Ph.D. in Organization Development students gain direct access to the top leaders in the organization development field from Benedictine’s award-winning Ph.D. in OD program, which is committed to providing its students with the most current information on OD topics, mirroring the trends and activities apparent in management today. As a result, specific topics and coursework in the curriculum may vary.
The Ph.D. in Organization Development program will accept applications for Cohort 13 beginning in June 2019. We start a new cohort of students every two years. Classes for Cohort 13 begin in April 2020.
This program is designed for organization development professionals who perceive the management of change and the creation of high-performance organizations as a central part of their career.
Individuals who successfully complete the program will consistently demonstrate professional competence and excellence through:
Weekend classes on Benedictine’s Lisle campus allow students to work full-time while learning the skills needed to advance their careers. The three-year program consists of:
The introductory context courses set the tone and develop sensitivity to the role of organization development in terms of its social responsibilities in the national and global arenas. These courses review the nature of emerging problems and the role of organizations and organization development in responding to these problems.
The intent of the second set of context courses is to understand the strategic role of organization development within management. The second year curriculum is devoted to the development of a core of OD competencies and select advanced topics courses covering state-of-the-art interventions. The core competency courses include such areas as self-knowledge, instrumentation in organization change, group processes and process consultation. Advanced courses include such topics as organizational culture, search conference methods, large systems change, international and global OD, advanced research methods and appreciative inquiry.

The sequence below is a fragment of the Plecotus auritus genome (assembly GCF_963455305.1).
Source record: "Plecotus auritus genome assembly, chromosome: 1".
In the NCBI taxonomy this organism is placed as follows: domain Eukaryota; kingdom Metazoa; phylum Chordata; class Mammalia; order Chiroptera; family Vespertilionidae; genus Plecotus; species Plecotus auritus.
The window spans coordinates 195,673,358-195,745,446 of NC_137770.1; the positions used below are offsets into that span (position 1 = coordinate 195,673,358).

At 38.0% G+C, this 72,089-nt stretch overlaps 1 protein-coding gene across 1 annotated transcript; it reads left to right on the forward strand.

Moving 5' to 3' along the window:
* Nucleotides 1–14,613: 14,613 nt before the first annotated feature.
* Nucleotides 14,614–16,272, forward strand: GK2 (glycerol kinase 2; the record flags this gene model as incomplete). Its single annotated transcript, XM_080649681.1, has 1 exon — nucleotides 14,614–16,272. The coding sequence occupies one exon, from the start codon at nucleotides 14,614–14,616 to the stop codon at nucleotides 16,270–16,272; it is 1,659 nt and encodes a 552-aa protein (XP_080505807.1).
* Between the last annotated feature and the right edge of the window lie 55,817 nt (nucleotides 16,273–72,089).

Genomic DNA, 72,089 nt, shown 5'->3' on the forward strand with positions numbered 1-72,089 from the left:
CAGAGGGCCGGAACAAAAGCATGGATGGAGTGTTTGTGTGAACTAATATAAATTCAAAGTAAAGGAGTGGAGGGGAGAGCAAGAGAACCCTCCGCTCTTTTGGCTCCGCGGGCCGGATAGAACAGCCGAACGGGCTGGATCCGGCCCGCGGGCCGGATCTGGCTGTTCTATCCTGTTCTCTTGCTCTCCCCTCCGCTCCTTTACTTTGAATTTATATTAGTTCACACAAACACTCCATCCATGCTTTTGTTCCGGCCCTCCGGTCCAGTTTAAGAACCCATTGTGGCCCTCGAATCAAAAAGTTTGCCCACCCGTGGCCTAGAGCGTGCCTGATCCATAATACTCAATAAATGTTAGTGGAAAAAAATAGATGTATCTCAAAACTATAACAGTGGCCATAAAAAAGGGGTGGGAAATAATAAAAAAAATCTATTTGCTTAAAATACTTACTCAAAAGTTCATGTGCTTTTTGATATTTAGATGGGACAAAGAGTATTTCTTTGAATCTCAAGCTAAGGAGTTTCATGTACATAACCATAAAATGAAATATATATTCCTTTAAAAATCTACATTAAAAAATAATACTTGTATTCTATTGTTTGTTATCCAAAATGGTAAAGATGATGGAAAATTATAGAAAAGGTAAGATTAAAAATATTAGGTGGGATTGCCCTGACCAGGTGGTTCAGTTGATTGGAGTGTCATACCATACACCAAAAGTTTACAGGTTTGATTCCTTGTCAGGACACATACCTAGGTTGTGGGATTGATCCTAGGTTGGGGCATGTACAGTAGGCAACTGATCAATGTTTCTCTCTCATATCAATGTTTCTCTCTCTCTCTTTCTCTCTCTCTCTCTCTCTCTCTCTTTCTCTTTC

The third year consists of continued advanced courses and completion of the dissertation as well as participation in an international seminar. Students are required to present at an international OD conference and are also expected to present at various academic conferences throughout the program.
The Ph.D. in Organization Development requires the completion of 96 credit hours. The scheduling of classes (approximately 16 weekends per year) is designed to combine full-time study with continued full-time employment. Classes are held on designated weekends (Friday evening and daytime Saturday/Sunday) approximately every third weekend.
Each cohort of students works together for the duration of the program. Because the program is so interactive, it is difficult to work with a very large group. Distinguished visiting scholars from throughout the world are invited to provide class seminars. Faculty members provide seminars and work with individual students throughout the dissertation process.
The first two years include classroom study courses. The third year focuses on dissertation completion and presentation at an international conference. It is expected that students complete their work within three years.
Research is central to the Ph.D. curriculum. Students are encouraged to begin reviewing dissertation topics upon acceptance into the program, and to continue to explore and develop their research subjects throughout their coursework. It is suggested that students select topics consistent with the major themes of the program during the first year as part of the initial research course. During the second and third years, it would be expected that papers be presented at local or regional professional meetings as part of the learning and feedback process.
The specific time period for completing the dissertations varies by topic and type of study. On average, cohort members are expected to complete their dissertation within a three-year period from the start of the program.